Comment by annie fofani (@anniefofani) — January 1, 2014 @ 12:37 am

      • The original post concerned the percentage of Arabs and Jews in the Israeli population. If talking numbers, you should not double count the Arab Jews as both Jews and Arabs as the arithmetic is then wrong.

        Comment by Walk Tall Hang Loose — January 1, 2014 @ 7:54 pm

        • The original post concerned the number of Arabs and no group was counted twice

          There were at least 156,000 non-Jewish Arabs in Israel and some 500,000 Arab Jewish refugees from the Arab states

          That’s 656,000 Arabs of a population of about 1,370,000

          Which is about 47% not including the indigenous Arab Jews of Israel!

          The 156,000 non-Jewish Arabs pre-existed. The indigenous Jewish Palestinian Arabs are not included. There was an influx of some 500,000 Arab Jewish refugees from the Arab states.

          Comment by talknic — April 24, 2014 @ 3:39 pm

          • When Israelis say “20% of the population are Arabs” they mean that 80% are Jews, and 20% are non-Jews (who are nearly all Arabs). Every Israeli has an official nationality, which is either Jewish, or one of the recognized non-Jewish groups. Arab Jews are considered Jews, not Arabs. If you want to say that 47%+ of Israelis are Arabs, you have to make it clear that the rest are non-Arab Jews. You are making Arabness the primary distinction, whereas Israel makes Jewishness the primary distinction.

            Comment by walk tall hang loose — April 27, 2014 @ 3:54 pm

            • “Every Israeli has an official nationality, which is either Jewish, or one of the recognized non-Jewish groups.”
              An oxymoron.

              The State of Israel… it will foster the development of the country for the benefit of all its inhabitants … it will ensure complete equality of social and political rights to all its inhabitants irrespective of religion, race or sex; http://www.knesset.gov.il/docs/eng/megilat_eng.htm

              Israeli passports state “Nationality” as “Israeli”

              “Arab Jews are considered Jews, not Arabs.”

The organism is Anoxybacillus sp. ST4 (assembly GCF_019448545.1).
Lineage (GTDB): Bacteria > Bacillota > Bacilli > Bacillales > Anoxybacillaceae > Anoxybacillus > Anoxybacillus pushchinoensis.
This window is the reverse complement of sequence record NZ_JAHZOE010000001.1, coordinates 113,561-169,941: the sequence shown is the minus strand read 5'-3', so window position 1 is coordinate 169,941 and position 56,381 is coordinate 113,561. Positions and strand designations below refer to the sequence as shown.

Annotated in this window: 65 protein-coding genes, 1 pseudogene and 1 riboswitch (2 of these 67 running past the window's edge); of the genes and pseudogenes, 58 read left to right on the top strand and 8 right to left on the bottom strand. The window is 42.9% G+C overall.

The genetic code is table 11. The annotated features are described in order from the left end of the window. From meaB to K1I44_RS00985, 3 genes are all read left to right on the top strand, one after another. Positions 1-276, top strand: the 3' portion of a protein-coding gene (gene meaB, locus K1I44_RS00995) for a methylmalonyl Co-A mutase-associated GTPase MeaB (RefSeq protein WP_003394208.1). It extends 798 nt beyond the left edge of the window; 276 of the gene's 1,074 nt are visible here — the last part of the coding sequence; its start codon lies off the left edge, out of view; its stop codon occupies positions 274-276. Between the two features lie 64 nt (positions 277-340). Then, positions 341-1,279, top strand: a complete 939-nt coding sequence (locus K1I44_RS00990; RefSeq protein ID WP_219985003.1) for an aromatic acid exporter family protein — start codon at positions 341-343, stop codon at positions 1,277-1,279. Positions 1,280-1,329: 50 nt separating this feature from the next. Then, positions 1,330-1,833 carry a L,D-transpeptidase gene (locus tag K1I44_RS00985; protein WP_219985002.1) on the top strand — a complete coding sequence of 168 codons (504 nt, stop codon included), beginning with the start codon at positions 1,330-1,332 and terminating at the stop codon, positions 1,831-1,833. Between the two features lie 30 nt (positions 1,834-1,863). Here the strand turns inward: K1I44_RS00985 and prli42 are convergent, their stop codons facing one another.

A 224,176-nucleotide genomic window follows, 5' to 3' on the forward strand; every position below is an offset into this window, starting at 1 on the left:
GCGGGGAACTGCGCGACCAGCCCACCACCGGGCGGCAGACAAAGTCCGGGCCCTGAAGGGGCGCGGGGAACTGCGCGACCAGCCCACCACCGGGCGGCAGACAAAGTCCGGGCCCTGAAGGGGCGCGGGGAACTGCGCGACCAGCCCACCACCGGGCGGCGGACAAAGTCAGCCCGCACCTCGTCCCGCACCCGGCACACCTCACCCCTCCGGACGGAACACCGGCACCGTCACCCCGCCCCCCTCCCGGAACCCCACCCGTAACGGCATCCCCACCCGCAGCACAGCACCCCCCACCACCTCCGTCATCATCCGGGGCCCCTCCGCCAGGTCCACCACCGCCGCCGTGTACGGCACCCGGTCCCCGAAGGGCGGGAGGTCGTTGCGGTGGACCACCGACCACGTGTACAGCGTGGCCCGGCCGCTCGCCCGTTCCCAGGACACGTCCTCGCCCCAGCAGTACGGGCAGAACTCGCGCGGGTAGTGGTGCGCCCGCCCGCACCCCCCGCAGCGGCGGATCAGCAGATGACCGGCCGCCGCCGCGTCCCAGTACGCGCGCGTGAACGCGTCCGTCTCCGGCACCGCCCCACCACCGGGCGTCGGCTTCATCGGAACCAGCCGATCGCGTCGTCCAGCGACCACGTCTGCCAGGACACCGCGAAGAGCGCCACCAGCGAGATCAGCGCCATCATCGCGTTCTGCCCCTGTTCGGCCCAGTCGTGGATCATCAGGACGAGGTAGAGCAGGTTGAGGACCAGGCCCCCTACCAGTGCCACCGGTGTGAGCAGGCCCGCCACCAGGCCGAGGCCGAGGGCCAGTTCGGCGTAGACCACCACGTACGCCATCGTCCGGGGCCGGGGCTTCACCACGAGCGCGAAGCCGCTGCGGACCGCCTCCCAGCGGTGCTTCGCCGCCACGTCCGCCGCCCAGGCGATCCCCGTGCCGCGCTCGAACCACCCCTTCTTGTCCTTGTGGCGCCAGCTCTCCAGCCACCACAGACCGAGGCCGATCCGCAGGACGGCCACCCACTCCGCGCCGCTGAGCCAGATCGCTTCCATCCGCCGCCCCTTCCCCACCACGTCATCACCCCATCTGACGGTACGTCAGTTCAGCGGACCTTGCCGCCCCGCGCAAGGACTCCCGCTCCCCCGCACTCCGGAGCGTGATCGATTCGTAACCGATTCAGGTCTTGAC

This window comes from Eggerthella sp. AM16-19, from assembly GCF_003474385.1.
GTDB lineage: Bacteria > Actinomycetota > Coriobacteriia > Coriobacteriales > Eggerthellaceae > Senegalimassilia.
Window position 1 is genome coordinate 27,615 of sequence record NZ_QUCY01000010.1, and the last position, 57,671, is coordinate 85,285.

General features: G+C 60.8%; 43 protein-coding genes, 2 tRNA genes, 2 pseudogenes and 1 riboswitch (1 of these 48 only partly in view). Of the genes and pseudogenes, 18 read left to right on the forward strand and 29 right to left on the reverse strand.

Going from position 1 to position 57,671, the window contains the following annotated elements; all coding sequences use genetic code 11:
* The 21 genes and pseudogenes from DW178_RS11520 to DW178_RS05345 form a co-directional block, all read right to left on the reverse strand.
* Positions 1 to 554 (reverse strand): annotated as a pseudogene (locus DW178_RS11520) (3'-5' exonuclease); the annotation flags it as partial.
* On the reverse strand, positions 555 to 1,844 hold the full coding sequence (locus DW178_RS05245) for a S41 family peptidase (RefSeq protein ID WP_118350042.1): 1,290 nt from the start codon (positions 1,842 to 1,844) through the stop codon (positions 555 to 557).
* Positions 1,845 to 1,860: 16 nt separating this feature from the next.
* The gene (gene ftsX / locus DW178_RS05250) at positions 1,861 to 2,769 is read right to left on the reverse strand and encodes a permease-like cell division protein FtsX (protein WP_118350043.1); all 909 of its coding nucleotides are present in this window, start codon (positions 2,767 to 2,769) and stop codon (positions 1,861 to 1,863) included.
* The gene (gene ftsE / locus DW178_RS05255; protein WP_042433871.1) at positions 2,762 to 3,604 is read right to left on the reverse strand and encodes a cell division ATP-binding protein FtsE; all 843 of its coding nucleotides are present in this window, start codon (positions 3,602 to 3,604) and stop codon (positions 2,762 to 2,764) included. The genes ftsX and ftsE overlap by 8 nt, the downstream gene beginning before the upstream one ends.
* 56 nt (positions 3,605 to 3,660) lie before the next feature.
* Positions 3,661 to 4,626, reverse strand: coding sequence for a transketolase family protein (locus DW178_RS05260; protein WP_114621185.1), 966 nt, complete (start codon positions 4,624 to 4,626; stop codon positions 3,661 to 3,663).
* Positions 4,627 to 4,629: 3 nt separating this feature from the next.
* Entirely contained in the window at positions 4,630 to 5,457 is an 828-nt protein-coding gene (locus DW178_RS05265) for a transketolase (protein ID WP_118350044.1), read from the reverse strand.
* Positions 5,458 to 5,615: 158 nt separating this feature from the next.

“Israel makes Jewishness the primary distinction.”

              The opposite is non-Jewish, not Arab! My comment is specifically about the Arab population of Israel, inclusive of Jews and non-Jews.

              Comment by talknic — May 2, 2014 @ 2:36 am

              • Every Israeli adult has a registered identity which includes their ‘nationality’, sometimes translated as ‘ethnic group’, which is assigned by the State, and is one of a specified set of recognized ‘nationalities’, the main ones being Jewish, Arab, Druze and Circassian. Arab Jews are categorized as Jewish, not Arab. Some individuals who have petitioned to have their ‘nationality’ specified as ‘Israeli’ on their internal identity card have been refused.

                Comment by walk tall hang loose — May 2, 2014 @ 9:57 am

                • It shows how confused and convoluted the State of Israel’s policies have become. There is only one nationality on Israeli passports … “Israeli”. Anyone can become Jewish by religion, it doesn’t change their skin colour, eye shape, heritage, parents https://www.google.com.au/search?q=Chinese+Jews&source=lnms&tbm=isch&sa=X&ei=96NpU4ThNIWPkAXow4HwDA&ved=0CAgQ_AUoAQ&biw=1920&bih=932 The same applies to being an Arab Jew

                  Comment by talknic — May 7, 2014 @ 3:28 am

                  • It shows how confused and convoluted the State of Israel’s policies have become. There is only one nationality on Israeli passports … “Israeli”. Anyone can become Jewish by religion, it doesn’t change their skin colour, eye shape, heritage, parents
                    You may be confused, but the Israeli passport is clear. In Hebrew, “ezrahut”–which is more accurately translated as “citizenship” is listed for the passport bearer. This has been translated as “nationality” in English, which might be the source of your confusion, but the Hebrew is clear. The word for “nationality” in the Jewish national language, Hebrew, s “le’om”, not “ezrahut.” An Israeli citizen ezrah, whether of of Arab or Jewish nationality le’om is entitled to an Israeli passport.

                    Anyone can become Jewish by religion, it doesn’t change their skin colour, eye shape, heritage, parents

                    A non sequitur if there ever was one. Why are you conflating one’s race and skin color with one’s national identity? There are Arabs of all racial backgrounds too, black, white, and brown. What makes them Arab is their use of the Arab language and even more importantly, their identification with an Arab nation. Jews whose ancestors formerly lived in Arab-dominated countries or spoke Arabic-based Jewish dialects as a mother tongue, will however, almost never identify or cast their lot with Arab nationalism.

                    Converts may indeed join the Jewish religion, although this has historically been discouraged and always should be discouraged. When a convert adopts Judaism, however, he/she is traditionally regarded as having joined the Jewish nation. The proselyte par excellence is the Biblical Ruth the Moabitess, who said “Your people shall be my people–converts are supposed to be adopted into the Jewish nation and are grafted onto it. Non-religious Jews, people who will wolf down a ham-and-cheese sandwich on Yom Kippur and deny God’s existence, but are born to a Jewish family, however, are completely Jews. They are members of the Jewish nation by birth, with no need to undergo any “conversion” ritual.

                    Comment by Mikhael — July 2, 2014 @ 6:09 pm

                    • You really are stupid! The Passport pictured was issued by the ISRAELI GOVERNMENT!

                      Comment by talknic — July 8, 2014 @ 2:35 am